Austrian School

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The Austrian School is a heterodox school of economic thought that emphasizes the spontaneous organizing power of the price mechanism. Its name derives from the identity of its founders and early supporters, who were citizens of the old Austrian Habsburg Empire, including Carl Menger, Eugen von Böhm-Bawerk, Ludwig von Mises, and Nobel laureate Friedrich Hayek.[1] Currently, adherents of the Austrian School can come from any part of the world, but they are often referred to simply as Austrian economists and their work as Austrian economics.

The Austrian School was influential in the late 19th and early 20th century. Austrian contributions to mainstream economic thought include involvement in the development of the neoclassical theory of value and the subjective theory of value on which it is based, as well as contributions to the "economic calculation debate" which concerns the allocative properties of a centrally planned economy versus a decentralized free market economy.[2] From the middle of the 20th century onwards, it has been considered outside the mainstream,[3][4] with notable criticisms related to the School leveled by economists such as Bryan Caplan, Jeffrey Sachs, and Nobel laureates Paul Samuelson,[5] Milton Friedman,[6] and Paul Krugman.[7] Followers of the Austrian School are now most frequently associated with libertarian political perspectives that emanate from such bodies as the Ludwig von Mises Institute and George Mason University in the US.[8]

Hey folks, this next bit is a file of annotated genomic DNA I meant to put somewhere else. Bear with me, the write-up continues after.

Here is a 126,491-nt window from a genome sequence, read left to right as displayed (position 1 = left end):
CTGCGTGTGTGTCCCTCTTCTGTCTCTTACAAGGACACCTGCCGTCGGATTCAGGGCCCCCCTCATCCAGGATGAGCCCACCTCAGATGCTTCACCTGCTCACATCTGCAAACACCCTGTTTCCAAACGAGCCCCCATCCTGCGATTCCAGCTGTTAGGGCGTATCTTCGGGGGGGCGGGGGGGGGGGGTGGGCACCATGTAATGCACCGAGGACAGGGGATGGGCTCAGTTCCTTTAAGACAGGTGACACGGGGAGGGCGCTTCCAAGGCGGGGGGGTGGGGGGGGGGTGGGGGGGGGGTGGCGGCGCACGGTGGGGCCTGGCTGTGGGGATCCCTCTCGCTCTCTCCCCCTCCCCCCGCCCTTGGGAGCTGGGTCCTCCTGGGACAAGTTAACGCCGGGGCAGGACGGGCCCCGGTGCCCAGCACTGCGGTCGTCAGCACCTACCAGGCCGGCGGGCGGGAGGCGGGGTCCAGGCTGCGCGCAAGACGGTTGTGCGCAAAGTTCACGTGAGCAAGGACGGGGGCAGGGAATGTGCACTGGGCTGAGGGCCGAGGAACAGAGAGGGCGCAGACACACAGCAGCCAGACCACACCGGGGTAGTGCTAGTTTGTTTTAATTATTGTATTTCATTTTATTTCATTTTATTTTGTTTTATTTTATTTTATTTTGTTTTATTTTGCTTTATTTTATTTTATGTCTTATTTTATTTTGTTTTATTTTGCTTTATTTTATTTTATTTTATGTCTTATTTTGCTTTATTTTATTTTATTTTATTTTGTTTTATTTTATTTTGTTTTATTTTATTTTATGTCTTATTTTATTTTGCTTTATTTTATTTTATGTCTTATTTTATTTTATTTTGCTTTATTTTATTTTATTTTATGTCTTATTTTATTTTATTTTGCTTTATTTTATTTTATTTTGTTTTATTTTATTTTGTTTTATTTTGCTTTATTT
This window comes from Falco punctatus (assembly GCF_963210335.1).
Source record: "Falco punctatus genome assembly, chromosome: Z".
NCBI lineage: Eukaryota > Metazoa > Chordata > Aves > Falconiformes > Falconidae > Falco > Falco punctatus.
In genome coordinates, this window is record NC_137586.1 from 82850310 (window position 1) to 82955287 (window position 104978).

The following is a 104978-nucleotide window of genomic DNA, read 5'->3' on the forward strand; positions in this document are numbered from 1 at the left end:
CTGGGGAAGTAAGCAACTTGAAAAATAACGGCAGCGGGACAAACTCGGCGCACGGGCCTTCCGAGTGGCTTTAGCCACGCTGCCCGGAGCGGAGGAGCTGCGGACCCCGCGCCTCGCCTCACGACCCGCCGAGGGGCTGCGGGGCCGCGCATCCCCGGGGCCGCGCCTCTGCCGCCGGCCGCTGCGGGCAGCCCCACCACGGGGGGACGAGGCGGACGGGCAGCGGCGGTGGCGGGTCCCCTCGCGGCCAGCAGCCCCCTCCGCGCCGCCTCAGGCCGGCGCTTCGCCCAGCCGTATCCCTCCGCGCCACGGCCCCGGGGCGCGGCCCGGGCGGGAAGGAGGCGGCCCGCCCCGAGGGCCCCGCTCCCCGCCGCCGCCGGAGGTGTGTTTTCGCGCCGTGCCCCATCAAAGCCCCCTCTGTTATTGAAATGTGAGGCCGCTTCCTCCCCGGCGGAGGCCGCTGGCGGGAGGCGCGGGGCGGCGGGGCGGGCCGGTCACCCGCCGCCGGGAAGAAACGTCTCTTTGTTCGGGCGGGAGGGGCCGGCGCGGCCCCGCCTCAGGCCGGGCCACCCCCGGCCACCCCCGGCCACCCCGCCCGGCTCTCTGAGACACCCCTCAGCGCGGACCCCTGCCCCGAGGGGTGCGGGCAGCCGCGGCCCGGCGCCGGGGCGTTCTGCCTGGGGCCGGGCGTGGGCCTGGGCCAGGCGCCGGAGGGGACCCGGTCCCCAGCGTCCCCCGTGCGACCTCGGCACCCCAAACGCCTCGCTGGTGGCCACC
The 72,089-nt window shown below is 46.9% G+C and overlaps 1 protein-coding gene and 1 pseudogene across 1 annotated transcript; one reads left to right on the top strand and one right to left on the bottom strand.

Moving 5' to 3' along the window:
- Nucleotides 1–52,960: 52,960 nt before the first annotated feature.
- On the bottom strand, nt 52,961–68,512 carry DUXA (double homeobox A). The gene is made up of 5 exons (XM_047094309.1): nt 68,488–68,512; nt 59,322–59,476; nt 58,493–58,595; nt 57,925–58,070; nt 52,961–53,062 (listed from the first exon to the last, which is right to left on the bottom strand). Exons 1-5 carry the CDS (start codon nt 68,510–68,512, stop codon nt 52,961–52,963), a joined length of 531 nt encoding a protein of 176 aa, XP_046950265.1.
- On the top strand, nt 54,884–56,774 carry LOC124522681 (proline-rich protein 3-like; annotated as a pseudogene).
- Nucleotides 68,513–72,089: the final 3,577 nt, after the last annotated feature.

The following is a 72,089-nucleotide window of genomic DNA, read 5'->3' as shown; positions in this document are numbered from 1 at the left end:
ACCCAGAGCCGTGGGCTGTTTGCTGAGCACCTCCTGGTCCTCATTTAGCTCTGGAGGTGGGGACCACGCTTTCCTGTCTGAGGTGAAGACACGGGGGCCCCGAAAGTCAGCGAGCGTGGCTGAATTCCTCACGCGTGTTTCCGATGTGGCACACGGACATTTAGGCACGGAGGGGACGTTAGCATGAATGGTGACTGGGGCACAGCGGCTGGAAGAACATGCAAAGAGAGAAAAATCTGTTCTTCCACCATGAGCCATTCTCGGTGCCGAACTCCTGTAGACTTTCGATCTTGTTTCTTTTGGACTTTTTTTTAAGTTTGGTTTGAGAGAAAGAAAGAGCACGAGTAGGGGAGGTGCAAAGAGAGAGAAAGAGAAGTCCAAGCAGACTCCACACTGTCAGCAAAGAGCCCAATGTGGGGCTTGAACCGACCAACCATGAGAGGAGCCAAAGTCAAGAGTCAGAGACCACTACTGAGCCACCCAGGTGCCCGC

Austrian School principles advocate strict adherence to methodological individualism – analyzing human action exclusively from the perspective of an individual agent.[9] Austrian economists also argue that mathematical models and statistics are an unreliable means of analyzing and testing economic theory, and advocate deriving economic theory logically from basic principles of human action and have given this method the name, praxeology. Additionally, whereas experimental research and natural experiments are often used in mainstream economics, Austrian economists contend that testability in economics is virtually impossible since it relies on human actors who cannot be placed in a lab setting without altering their would-be actions. Mainstream economists are generally critical of methodologies used by modern Austrian economists;[10] in particular, a primary Austrian School method of deriving theories has been criticized by mainstream economists as a priori "non-empirical" analysis[5] and differing from the practices of scientific theorizing, as widely conducted in economics.[11][12][10]

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